Douglas Adams wrote that music “is the most abstract of the arts–it has no meaning or purpose other than to be itself.” But music in prayer isn’t a pure abstract art — its purpose is to enhance the prayer, by accenting the joy, grief, wonder, and all the other emotions expressed through prayer. But because music is so abstract, the relationship between music and the ideas that we perceive it to be expressing is highly dependent on cultural context and on individual aesthetic taste. A sheliach tzibbur (prayer leader) is effective if s/he harnesses music in a way that enhances the prayer experience for his/her particular community. The specifics depend on the community’s aesthetics. The music exists to serve the prayer, and the sheliach tzibbur exists to serve the community, and not the other way around. If a cantor uses music in a way that does not resonate with his/her community, it means that s/he is being an ineffective shaliach for his/her tzibbur, not that there is something wrong with the tzibbur. (This is why I turn down requests to lead services in unfamiliar communities.) There are people and communities for whom chazzanut is the most effective at enhancing prayer, and people and communities for whom other styles are more effective (and the article seems to suggest that the latter is growing in number). This doesn’t imply more or less education, but simply different aesthetics of prayer.
Some other reactions to the article:

“This is the issue confronting the Conservative movement right now,” said Cantor Henry Rosenblum, dean of the H.L. Miller Cantorial School at the Jewish Theological Seminary. “In the last 20 years, there has been an anticlerical move. You see this in the increase in the minyanim with no cantors and no rabbis. People say, ‘As long as we have tunes we can sing, we’ll be fine,’” Rosenblum said.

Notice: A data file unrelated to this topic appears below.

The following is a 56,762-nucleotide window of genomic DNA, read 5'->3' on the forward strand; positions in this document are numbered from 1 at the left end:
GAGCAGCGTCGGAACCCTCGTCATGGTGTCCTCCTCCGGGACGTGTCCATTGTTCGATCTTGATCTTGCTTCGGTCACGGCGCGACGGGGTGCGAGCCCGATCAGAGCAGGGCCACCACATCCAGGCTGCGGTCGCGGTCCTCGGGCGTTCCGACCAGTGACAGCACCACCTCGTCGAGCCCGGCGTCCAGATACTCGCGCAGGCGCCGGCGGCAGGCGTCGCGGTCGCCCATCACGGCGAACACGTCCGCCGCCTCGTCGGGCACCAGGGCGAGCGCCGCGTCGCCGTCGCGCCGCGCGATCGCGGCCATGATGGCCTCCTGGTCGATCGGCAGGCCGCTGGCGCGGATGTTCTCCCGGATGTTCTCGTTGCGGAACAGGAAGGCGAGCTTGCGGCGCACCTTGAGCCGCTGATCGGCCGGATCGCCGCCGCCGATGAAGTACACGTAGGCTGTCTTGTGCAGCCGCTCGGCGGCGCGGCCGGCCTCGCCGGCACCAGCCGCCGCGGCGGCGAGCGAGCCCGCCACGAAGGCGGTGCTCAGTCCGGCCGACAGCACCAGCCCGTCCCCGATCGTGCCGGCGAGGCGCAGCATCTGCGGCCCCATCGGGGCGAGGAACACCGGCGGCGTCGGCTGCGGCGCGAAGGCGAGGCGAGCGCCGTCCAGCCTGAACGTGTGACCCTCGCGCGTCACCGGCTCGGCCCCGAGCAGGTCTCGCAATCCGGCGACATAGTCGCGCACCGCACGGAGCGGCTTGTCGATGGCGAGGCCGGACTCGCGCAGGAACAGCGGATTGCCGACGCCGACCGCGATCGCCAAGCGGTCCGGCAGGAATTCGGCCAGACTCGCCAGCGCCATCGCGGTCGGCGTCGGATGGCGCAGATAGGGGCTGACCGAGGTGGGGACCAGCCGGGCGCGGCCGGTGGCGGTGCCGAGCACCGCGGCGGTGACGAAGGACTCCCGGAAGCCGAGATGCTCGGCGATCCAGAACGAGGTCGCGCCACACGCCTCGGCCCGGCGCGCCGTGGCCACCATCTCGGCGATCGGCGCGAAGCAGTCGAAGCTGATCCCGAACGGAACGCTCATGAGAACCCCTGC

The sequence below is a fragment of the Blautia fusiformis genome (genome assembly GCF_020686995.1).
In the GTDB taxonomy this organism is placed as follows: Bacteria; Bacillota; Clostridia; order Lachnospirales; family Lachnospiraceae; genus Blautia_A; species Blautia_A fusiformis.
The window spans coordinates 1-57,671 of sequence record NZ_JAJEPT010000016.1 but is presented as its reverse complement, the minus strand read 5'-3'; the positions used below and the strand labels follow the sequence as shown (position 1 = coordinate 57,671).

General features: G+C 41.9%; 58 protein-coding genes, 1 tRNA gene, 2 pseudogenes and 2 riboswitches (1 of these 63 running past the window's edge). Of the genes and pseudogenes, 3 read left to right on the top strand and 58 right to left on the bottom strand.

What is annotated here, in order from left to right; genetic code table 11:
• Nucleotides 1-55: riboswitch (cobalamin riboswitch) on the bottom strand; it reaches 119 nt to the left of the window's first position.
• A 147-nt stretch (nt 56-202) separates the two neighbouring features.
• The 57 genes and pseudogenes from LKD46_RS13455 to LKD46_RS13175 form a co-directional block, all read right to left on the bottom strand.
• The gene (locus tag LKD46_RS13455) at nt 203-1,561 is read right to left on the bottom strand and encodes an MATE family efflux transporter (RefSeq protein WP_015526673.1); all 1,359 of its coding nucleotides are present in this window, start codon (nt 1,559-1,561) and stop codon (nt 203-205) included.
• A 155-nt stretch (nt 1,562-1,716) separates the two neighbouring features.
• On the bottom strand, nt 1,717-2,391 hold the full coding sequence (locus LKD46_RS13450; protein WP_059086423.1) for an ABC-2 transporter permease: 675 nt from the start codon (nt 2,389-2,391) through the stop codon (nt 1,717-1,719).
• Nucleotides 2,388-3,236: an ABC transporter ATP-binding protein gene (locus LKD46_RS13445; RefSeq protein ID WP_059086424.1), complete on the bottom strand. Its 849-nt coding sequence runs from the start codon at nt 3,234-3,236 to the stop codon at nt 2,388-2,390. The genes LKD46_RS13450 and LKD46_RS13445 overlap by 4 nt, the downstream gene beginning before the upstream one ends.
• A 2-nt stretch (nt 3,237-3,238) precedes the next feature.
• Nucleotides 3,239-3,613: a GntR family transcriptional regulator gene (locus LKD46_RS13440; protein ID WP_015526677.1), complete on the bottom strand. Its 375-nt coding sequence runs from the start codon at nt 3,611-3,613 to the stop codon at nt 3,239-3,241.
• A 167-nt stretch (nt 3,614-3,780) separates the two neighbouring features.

It seems that the Conservative movement machers need to work on their message discipline. I thought the standard talking point about what’s wrong with lay-led minyanim is that they’re composed only of highly educated Jews who are being elitist by forming separate communities. Now we’re hearing thet opposite charge: by rejecting cantors, lay-led minyanim represent (as it says earlier in the article) the “profound illiteracy of the American-Jewish community.” So which is it?

He pointed out that historically, “the traditional cantor is the keeper of the tradition who leads services based on traditional prayer modes.”

Traditional tradition traditional buffalo buffalo buffalo buffalo Malkovich Malkovich!
But seriously, chazzanut is part of the long story of Jewish civilization, and I am sympathetic to the argument that there should be people preserving this aspect of our history, and perhaps cantors are the ones to do it. But, as Indiana Jones said, “it belongs in a museum”. Let cantors continue preserving these traditions, somewhere far away from communities who don’t see them as a route to meaningful prayer today. In the words of the Pittsburgh Platform, “[t]hey fail to impress the modern Jew with a spirit of priestly holiness; their observance in our days is apt rather to obstruct than to further modern spiritual elevation.”